The BMW iX3, which is due in 2020, will be the automaker’s first pure electric vehicle to get its fifth-generation BMW eDrive technology. According to BMW, both the drive system and high-voltage battery feature state-of-the-art technologies and are completely redeveloped to offer “outstanding efficiency” and the brand’s famous driving experience.

All powertrain components used for BMW eDrive technology were completely developed in-house, whereas the battery and electric motor are produced in corporately owned manufacturing facilities. Both systems are flexibly scalable in terms of power and energy content, and because everything is done internally, BMW can choose to configure these systems to be used in various different vehicle concepts, segments, and outputs.

Now, the fifth-gen eDrive comprises a drive unit in which electric motor, system electronics and transmission are brought together into a central housing. This makes the drive unit compact, and BMW has improved the ratio between motor output and weight of the drive system by 30% compared to the outgoing system.

The electric motor in the iX3 delivers a maximum power output of 210 kW (286 hp) and 400 Nm of torque. As with any electric car, peak torque is available almost instantly, though BMW states that the acceleration can be sustained at higher motor speeds due to exclusive design measures. Also, this electric motor – which does not contain rare earth materials – can be programmed to deliver the traditional BMW rear-wheel drive experience.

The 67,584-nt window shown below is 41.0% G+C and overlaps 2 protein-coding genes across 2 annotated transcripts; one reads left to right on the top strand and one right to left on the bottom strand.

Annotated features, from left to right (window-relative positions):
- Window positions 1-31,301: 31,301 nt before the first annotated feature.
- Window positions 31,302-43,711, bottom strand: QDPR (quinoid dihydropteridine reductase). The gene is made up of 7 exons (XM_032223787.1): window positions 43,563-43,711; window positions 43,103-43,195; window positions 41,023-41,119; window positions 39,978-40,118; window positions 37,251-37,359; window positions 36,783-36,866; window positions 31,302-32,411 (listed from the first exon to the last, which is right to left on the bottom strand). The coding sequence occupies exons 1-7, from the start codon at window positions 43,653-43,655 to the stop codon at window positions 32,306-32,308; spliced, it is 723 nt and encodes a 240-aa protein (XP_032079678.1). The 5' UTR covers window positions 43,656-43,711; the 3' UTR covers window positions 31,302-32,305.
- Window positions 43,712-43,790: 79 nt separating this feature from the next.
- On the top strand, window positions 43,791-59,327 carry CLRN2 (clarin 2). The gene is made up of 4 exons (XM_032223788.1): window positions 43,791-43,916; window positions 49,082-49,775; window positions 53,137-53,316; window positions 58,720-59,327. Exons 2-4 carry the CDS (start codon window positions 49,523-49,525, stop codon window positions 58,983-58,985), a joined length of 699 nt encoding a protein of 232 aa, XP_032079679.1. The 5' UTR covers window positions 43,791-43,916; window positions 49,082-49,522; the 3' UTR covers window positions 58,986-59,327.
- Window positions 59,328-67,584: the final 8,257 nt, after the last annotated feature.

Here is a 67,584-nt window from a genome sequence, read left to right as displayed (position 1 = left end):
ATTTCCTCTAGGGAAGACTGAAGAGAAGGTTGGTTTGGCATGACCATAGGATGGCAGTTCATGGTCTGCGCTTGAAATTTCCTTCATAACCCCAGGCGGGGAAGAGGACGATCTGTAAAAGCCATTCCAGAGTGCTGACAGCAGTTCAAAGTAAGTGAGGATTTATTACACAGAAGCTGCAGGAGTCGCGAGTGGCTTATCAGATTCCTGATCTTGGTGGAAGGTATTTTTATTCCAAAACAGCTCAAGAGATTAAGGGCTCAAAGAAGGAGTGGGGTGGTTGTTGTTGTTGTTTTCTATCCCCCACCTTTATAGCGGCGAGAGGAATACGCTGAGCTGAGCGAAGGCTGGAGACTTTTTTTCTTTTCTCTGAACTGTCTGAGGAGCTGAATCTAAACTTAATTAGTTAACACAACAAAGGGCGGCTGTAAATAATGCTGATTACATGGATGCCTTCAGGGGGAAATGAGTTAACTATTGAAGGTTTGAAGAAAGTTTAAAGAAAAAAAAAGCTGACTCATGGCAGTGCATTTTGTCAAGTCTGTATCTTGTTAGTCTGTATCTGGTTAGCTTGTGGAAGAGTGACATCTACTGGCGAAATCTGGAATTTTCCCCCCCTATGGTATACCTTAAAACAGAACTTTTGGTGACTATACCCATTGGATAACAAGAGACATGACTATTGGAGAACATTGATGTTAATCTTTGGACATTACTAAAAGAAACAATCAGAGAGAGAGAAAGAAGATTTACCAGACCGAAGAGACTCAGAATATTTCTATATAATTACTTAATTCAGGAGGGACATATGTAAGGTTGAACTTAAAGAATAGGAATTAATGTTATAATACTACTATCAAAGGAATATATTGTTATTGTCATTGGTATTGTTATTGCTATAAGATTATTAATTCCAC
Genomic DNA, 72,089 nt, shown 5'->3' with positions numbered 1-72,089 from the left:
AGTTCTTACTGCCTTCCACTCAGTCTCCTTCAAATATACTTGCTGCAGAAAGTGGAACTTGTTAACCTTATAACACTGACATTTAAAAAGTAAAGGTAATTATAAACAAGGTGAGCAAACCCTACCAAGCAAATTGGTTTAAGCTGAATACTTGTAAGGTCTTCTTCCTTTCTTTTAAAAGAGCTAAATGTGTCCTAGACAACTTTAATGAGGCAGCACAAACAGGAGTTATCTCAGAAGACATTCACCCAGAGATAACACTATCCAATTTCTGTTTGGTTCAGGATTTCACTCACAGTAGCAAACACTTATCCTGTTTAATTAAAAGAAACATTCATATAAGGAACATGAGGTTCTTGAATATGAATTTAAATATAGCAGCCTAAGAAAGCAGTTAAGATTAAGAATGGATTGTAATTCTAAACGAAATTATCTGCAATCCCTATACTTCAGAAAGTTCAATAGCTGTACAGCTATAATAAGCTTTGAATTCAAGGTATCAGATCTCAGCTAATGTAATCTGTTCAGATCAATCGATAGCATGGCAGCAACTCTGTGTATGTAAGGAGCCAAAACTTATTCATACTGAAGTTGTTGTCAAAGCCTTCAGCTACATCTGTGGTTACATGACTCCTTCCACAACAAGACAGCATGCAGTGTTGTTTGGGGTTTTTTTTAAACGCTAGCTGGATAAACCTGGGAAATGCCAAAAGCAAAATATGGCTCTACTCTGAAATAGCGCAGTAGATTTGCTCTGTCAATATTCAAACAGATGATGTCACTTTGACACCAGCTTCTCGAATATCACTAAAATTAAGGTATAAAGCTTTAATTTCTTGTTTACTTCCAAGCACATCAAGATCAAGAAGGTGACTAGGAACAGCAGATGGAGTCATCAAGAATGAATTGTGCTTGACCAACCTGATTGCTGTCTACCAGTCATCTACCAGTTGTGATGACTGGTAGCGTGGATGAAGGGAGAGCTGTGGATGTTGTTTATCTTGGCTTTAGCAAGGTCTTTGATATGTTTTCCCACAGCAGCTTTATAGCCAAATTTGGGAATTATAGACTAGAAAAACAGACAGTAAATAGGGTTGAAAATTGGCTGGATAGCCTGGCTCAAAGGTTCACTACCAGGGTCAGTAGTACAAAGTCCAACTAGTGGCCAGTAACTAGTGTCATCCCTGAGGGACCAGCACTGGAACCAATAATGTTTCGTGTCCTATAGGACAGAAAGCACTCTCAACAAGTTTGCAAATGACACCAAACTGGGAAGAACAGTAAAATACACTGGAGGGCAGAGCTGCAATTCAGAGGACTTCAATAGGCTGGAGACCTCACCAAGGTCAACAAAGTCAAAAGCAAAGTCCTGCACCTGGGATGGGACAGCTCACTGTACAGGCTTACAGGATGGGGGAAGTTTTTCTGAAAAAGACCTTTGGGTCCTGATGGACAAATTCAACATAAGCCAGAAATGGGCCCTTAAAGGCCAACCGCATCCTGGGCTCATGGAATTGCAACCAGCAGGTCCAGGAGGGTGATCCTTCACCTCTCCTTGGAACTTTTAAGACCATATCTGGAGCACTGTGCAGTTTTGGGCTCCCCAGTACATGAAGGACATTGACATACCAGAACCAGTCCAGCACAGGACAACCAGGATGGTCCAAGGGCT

As for the new battery, it’s based on the latest evolution in NMC-811 technology and features a prismatic design. The use of cobalt has been reduced by another two thirds, and when compared to older technology used by the BMW Group, the gravimetric energy density on cell level in the iX3 is 20% higher.

What’s more, the scalable battery design allows the cells to be grouped into modules, thus making the energy storage unit compact. This is then installed in an “extremely flat position” in the car, which doesn’t affect passenger or boot space. The iX3’s battery is said to get a net content of 74 kWh, which provides over 440 km of driving range based on WLTP test cycle, and the SUV has a claimed consumption of under 20 kWh per 100km.


Click to enlarge

Once the battery has served its first life in the car, it will be repurposed as a stationary battery pack instead of being thrown away. BMW has yet to reveal the lifespan of the battery pack, though.

At launch, the 2020 BMW X3 will be the brand’s first model to be available with conventional petrol and diesel engines, as well as plug-in hybrid and purely electric drive. The iX3 will be produced for the global market through the joint venture BMW Brilliance Automotive in Shenyang, China.